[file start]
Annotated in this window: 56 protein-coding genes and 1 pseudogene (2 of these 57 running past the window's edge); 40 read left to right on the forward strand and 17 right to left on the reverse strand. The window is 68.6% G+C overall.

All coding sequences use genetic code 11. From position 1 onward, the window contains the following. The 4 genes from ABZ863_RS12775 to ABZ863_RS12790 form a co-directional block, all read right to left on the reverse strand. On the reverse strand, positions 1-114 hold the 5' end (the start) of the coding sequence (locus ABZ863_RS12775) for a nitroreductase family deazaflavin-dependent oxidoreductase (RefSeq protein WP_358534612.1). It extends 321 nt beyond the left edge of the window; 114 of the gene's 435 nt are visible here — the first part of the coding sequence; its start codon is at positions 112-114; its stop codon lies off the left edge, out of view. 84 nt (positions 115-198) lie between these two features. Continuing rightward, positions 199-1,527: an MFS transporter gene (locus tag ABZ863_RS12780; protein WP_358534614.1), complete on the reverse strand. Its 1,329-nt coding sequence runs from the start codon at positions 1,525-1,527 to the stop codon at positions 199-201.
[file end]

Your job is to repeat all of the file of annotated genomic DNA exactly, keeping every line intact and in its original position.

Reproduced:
Annotated in this window: 56 protein-coding genes and 1 pseudogene (2 of these 57 running past the window's edge); 40 read left to right on the forward strand and 17 right to left on the reverse strand. The window is 68.6% G+C overall.

All coding sequences use genetic code 11. From position 1 onward, the window contains the following. The 4 genes from ABZ863_RS12775 to ABZ863_RS12790 form a co-directional block, all read right to left on the reverse strand. On the reverse strand, positions 1-114 hold the 5' end (the start) of the coding sequence (locus ABZ863_RS12775) for a nitroreductase family deazaflavin-dependent oxidoreductase (RefSeq protein WP_358534612.1). It extends 321 nt beyond the left edge of the window; 114 of the gene's 435 nt are visible here — the first part of the coding sequence; its start codon is at positions 112-114; its stop codon lies off the left edge, out of view. 84 nt (positions 115-198) lie between these two features. Continuing rightward, positions 199-1,527: an MFS transporter gene (locus tag ABZ863_RS12780; protein WP_358534614.1), complete on the reverse strand. Its 1,329-nt coding sequence runs from the start codon at positions 1,525-1,527 to the stop codon at positions 199-201.